That’s what playing the game is. It’s doing things for the sake of the experiences, while still making baby steps towards your eventual future goals. Your cupcake might turn out to be the best cupcake ever baked with the sweetest icing and the shiniest crunchiest sprinkles, or it might be mediocre, or it might even turn to charcoal because you got distracted by your Sim’s architectural career, but you had fun putting all the ingredients together.
The flavor of your cupcake is totally up to you, and can change over time. When I was a little girl I wanted to be anything famous. My mother said mostly I would say, “I want to be a singer.” and she said I made sure to articulate each word in the Standard English Dialect taught in American schools; I rarely let regional accents slip into my voice as a child (oh how things change!). But I would write, draw, paint, sculpt, design clothing, sing, dance, “teach” my dolls (not sure how I intended to turn teaching into fame, unless we’re talking Annie Sullivan style).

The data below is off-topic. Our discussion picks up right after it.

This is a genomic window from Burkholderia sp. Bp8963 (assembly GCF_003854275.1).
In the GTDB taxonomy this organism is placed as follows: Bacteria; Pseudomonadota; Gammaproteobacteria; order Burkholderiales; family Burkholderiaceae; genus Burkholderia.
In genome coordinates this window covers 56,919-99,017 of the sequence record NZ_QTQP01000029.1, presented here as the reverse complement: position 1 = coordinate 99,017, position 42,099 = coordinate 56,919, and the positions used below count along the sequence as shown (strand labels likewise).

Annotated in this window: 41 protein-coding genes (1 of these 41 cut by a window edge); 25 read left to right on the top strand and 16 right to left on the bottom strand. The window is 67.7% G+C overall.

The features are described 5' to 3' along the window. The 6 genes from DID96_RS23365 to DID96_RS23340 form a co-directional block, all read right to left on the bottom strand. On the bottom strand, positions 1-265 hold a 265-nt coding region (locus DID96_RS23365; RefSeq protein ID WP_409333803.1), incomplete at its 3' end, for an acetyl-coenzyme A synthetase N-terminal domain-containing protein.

As I aged up, my goals changed, or perhaps transitioned. In some cases, my options simply narrowed out of necessity. I could not go to Juilliard School’s Dance Division having the grace, balance, rhythm, precision, and dexterity of a fat white girl with ADD. In other cases, it was out of chronic indecision or a change in circumstances (one cannot take a two week long college course in a foreign country when one is five months pregnant with her second child, after all).
Now that I’ve graduated with my Bachelor’s degree, I’m supposed to be setting new goals, chasing new dreams. One of those goals is graduate studies, another involves my writing. And since it is the beginning of a new year and everyone makes overused resolutions (I’m guilty of the same) about losing weight or gaining cash, the tradition is to set a goal to accomplish in the coming year, which I suppose is less daunting than setting a goal that needs to be accomplished tomorrow, but maybe also less daunting than a goal that needs accomplishing in a decade. If it seems so far away, you are less likely to focus on it, and then it might fade away into that corner of your mind where you tuck stuff you had meant to do once upon a time and now never will.